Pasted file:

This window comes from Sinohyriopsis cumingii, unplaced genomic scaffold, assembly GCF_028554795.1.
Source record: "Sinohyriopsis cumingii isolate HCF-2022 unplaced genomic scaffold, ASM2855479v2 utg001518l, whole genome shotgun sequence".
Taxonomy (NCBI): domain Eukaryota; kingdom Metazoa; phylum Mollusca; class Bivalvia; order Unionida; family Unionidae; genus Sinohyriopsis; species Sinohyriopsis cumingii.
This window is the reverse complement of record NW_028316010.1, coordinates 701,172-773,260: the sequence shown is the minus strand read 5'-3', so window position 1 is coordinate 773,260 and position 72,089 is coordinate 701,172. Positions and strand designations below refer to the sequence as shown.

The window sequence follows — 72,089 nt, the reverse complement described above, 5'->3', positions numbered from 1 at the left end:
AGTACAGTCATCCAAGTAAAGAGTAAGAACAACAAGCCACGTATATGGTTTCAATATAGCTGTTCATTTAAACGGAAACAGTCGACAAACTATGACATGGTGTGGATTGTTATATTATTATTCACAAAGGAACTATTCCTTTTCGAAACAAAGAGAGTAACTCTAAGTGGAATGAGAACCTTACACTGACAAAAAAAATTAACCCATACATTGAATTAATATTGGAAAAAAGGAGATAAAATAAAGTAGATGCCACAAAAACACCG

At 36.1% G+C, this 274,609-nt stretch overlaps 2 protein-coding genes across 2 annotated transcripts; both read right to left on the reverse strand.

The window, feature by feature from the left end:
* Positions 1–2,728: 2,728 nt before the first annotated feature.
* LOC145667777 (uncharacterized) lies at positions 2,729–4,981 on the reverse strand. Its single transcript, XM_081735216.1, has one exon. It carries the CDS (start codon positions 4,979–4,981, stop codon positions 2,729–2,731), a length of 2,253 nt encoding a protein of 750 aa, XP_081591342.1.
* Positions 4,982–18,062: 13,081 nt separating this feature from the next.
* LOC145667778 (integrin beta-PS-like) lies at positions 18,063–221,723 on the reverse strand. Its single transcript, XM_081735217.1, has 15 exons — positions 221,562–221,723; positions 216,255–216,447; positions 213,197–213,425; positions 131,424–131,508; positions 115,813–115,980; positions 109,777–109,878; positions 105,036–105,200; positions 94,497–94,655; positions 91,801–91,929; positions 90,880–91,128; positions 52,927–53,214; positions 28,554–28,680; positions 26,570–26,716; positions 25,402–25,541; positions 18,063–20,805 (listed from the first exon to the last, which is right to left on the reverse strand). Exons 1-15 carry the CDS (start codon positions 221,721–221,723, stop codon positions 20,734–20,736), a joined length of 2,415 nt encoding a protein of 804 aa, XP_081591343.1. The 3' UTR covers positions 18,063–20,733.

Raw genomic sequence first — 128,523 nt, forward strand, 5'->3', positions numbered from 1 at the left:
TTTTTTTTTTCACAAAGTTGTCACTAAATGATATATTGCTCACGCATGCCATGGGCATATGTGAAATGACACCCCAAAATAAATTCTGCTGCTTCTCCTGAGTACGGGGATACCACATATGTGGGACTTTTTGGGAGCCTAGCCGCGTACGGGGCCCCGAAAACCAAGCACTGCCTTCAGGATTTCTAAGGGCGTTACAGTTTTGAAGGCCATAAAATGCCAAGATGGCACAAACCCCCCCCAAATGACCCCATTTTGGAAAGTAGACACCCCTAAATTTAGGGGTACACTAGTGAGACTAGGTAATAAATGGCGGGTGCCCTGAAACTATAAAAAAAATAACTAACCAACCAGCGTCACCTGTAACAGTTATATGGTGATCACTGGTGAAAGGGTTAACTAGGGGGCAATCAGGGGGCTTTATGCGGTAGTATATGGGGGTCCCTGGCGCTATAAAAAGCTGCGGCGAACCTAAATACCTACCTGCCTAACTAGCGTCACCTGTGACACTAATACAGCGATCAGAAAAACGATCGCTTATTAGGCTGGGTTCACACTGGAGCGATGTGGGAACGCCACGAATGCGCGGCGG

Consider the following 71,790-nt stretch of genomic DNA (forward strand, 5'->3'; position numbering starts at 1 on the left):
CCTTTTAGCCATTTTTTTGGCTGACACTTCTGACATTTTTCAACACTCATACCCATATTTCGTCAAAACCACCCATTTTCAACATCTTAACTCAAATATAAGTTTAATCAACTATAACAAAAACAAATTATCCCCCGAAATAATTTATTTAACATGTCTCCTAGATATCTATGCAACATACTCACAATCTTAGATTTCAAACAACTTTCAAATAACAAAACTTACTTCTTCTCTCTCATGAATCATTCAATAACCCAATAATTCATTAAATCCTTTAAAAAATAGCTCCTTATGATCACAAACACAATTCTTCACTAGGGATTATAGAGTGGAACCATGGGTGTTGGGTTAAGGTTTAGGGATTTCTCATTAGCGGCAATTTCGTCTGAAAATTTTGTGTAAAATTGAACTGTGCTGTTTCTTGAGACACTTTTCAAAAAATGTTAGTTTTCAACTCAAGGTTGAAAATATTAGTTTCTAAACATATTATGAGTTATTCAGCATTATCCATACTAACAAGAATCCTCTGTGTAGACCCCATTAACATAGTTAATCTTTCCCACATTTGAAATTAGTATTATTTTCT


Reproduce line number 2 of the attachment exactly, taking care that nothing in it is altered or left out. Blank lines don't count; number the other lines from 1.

Source record: "Sinohyriopsis cumingii isolate HCF-2022 unplaced genomic scaffold, ASM2855479v2 utg001518l, whole genome shotgun sequence".